What Interest Rate Do You Have To Pay In Bankruptcy?

The Fifth Circuit Federal Court of Appeals (the federal appeals court for Texas, Louisiana, and Mississippi) has published an opinion that the Supreme Court’s decision in Till v. SCS Credit Corp., 541 U.S. 465 (2004) did not change the interest rate Chapter 13 debtors had to pay their secured creditors. Before and after the new Bankruptcy Code went into effect there has been a lot of confusion as to what interest rate debtors in a Chapter 13 bankruptcy have to pay their secured creditors. Some creditors have continued to demand higher interest rates and have argued that BAPCPA had some way abrogated the Supreme Court’s decision in Till v SCS Credit Corp., 541 U.S. 465 (2004) which allowed for a much lower interest rate. Some bankruptcy judges have even argued against Till by looking at the decision personally and stating that not even bankruptcy judges can get such an interest rate. Well, the issue is closer to be resolved.

In a ruling upholding the decision of the Bankruptcy Judge Bill Parker for the Eastern District of Texas, the 5th Circuit Court of Appeals in New Orleans ruled in the soon to be published decision of Drive Financial Services v. Bobby and Freda Jordan (here) (5th Cir. March 12, 2008), that the “hanging paragraph” following 11 U.S.C. § 1325(a)(9), which would limit the stripping down of a purchase money security interest of collateral purchased within 910 days of the bankruptcy filing, did not prevent a cram down of the interest rate consistent with the Supreme Court’s decision in Till.

Drive Financial argued the hanging paragraph of § 1325(a)(9) made 11 U.S.C. § 506 inapplicable, and that the Supreme Court’s decision in Till should not apply because (1) it was decided for the hanging paragraph was enacted into law, and (2) Till was a fragmented court decision in which no narrow ground was established as to how interest in a Chapter 13 plan was to be determined . Therefore, Drive Financial argued that the Court should mandate its prior “presumptive contract rate approach” in Green Tree Fin. Servicing Corp. v Smithwick, 121 F.3d 211, 214-15 (5th Cir. 1997), which basically said that the plan should require the rate of interest required in the contract unless the debtor could prove that the lender would now loan the money at a lesser rate.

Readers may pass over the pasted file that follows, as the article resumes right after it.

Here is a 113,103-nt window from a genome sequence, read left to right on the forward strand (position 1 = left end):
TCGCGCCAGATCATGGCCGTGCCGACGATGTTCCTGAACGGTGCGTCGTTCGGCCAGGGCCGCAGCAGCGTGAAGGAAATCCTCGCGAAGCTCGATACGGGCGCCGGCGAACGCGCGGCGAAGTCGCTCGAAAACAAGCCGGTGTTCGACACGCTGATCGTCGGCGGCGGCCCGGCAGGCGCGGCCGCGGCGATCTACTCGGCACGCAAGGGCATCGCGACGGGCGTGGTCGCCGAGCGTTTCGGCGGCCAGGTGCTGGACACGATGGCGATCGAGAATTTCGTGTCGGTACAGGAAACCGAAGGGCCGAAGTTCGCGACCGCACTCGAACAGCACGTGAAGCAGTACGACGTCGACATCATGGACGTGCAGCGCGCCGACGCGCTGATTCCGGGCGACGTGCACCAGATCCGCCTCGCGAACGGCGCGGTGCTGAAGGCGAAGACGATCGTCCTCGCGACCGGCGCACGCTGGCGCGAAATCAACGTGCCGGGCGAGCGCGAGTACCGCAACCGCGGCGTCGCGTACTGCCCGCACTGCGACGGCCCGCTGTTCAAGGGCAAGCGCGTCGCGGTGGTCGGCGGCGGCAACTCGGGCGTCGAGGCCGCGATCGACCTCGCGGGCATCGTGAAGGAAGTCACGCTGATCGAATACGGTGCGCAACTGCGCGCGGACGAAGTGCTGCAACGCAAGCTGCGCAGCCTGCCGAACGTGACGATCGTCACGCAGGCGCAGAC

This would make a big difference in the feasibility of of plans proposed by debtors, especially those debtors that took out the infamous subprime loans with lenders like Drive Financial. Whether defined as predatory lending or not, the combination of high interest rates and high collateral value is a recipe for a failed bankruptcy plan. In this case Mr. and Mrs. Jordan had an outrageous interest rate of 17.95%. but proposed to pay a more reasonable rate of 7.5%, or a few points over the prime rate at the time. If they had been required to pay the full amount owed on the vehicle they financed through Drive Financial, and pay the contract interest, it could have seriously jeopardized not only their plan or reorganization.

However, our Court of Appeals has finally spoken and has stated that debtors in bankruptcy can cut the the interest rates they pay to secured creditors in a Chapter 13 bankruptcy to something reasonable.

The 5th Circuit found Drive Financial’s argument to be “unpersuasive” because Till did not rely upon the fact that the creditor’s claim had be bifurcated using 11 U.S.C. § 506, and the purpose of bifurcation is to determine how much of the claim is secured and not how much interest must be paid in a plan. Further, the hanging paragraph only prevents the bifurcation of the purchase money secured claims that are less than 910 days old at the time of the filing of the bankruptcy case. The Court found that the only difference in Till and the case at hand is that in Till only part of the claim under the pre-BAPCPA Bankruptcy Code was secured while the full claim under the Post-BAPCPA claim is secured. As such, Till was not superseded by BAPCPA.

The 5th Circuit also disagreed that the decision in Till was so fragmented that it did not state precedent that had to be followed in regard to plan interest rate calculations. In fact, the 5th Circuit found that although the Justices of the Supreme Court might have been divided on issues, that a plurality of them, joined by Justice Thomas, concurred in judgment to specifically overturn the 7th Circuit the applied essentially the same standard that the 5th Circuit had applied in Smithwick, above. To reapply Smithwick, the holding of which had been specifically overturned by the Supreme Court by five currently active justices of the Supreme Court, “would be untenable at best”.

The common denominator of Till stated that creditors being paid through a plan are entitled to apply a standard of prime plus rate and not the contract rate.